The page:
Chopped fruit makes a salad tastier and higher in cancer-fighting phytochemicals. Our Health-e-Recipe for Chicken and Pear Salad is a great example.
Pears are one of the most delicious autumn fruits. Their juicy texture and sweet taste are a natural complement for chicken. A few kinds of pears include: Anjou, with a yellow-green skin and slightly bitter edge; Asian, which looks and tastes like an apple; Bartlett, round, bumpy and quick to ripen; and Bosc, red and slim with a firmer texture.
Spicy red onion and cool cucumber provide a crunchy contrast in this salad. Toss these healthy ingredients together with a honey-lemon dressing that has a hint of mint and cinnamon.
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It’s peak tomato season, so now’s the time to discover just how delicious fresh tomato sauce can be. Our Health-e-Recipe for Fresh Tomato Sauce also includes garlic, onion and fresh basil — all foods that fight cancer.
Tomatoes are red because they contain a high amount of the phytochemical lycopene. This compounds is a carotenoid — a relative of beta-carotene — which turns into vitamin A in the body. Studies show lycopene may be protective against prostate cancer and possibly breast cancer. When tomatoes are heated, as in cooking or processing into canned products, we absorb lycopene more easily.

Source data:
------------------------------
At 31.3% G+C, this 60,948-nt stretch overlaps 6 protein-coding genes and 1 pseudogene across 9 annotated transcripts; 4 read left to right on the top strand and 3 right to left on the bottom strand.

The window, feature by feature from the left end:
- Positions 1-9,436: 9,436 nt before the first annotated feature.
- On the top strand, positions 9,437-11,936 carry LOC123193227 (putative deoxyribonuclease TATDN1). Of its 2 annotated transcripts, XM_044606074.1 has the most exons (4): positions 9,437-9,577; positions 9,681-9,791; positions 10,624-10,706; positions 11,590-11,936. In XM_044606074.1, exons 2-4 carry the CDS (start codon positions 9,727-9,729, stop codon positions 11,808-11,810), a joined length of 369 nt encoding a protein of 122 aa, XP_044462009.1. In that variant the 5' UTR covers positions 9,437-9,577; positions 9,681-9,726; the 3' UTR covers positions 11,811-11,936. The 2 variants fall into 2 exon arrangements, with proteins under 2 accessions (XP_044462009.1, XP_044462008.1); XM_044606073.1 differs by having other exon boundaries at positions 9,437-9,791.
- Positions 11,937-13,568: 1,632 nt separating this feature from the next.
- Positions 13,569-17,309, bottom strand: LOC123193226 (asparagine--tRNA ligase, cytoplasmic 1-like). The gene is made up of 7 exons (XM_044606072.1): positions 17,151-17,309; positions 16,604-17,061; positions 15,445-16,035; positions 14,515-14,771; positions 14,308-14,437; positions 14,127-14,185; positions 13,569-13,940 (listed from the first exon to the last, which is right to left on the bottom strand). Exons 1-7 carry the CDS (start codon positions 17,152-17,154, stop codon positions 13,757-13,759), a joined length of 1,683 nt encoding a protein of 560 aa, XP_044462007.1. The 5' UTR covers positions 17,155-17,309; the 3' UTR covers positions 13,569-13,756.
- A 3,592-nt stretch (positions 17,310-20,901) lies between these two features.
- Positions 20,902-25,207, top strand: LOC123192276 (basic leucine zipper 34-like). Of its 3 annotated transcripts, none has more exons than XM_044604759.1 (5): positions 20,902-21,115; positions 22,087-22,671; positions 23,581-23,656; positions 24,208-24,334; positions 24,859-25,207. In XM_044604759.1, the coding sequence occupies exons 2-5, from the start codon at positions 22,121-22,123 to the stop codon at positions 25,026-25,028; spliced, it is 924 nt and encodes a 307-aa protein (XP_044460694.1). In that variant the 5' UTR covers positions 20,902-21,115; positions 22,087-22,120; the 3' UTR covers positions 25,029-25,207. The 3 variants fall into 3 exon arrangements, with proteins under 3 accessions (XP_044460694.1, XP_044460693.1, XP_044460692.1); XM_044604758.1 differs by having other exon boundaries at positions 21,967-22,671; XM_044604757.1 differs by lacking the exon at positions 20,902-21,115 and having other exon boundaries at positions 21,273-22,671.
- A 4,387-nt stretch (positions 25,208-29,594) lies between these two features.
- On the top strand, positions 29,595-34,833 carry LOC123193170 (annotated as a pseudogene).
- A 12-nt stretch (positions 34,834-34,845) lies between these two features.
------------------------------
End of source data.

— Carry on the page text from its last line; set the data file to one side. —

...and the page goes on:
You’ll also get plenty of vitamin C from tomatoes. The onions and garlic contain other kinds of phytochemicals that also provide powerful health protection. And fresh oregano and basil not only make this sauce delectable, but contribute their own array of phytochemicals.
This sauce freezes well, so make a big batch and divide into containers that hold the amount you’ll use in future meals, then pop them into the freezer.
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Red bell pepper and red onion get grilled and mixed with fresh toast cubes and other veggies in our Health-e-Recipe for Grilled Panzanella.
This Mediterranean specialty uses fresh basil, ripe tomatoes and cucumber — all abundant this time of year in vegetable gardens everywhere. A few ripe and green olives plus garlic and Dijon mustard give this dish a unique tang. It’s absolutely perfect as part of a light, late summer meal, especially if you’re already grilling lean red meat, poultry or seafood. If you aren’t a grill hound, simply coat your peppers and onions with a little olive oil and roast them in a 400-degree oven for 15 minutes before adding to the salad.
Crusty whole-wheat French or Italian bread is a healthy taste and texture contrast with the cooler veggies. All the ingredients contain cancer-preventive compounds called phytochemicals and have very few calories. Enjoy Grilled Panzanella outdoors on the patio one of these beautiful late summer evenings.
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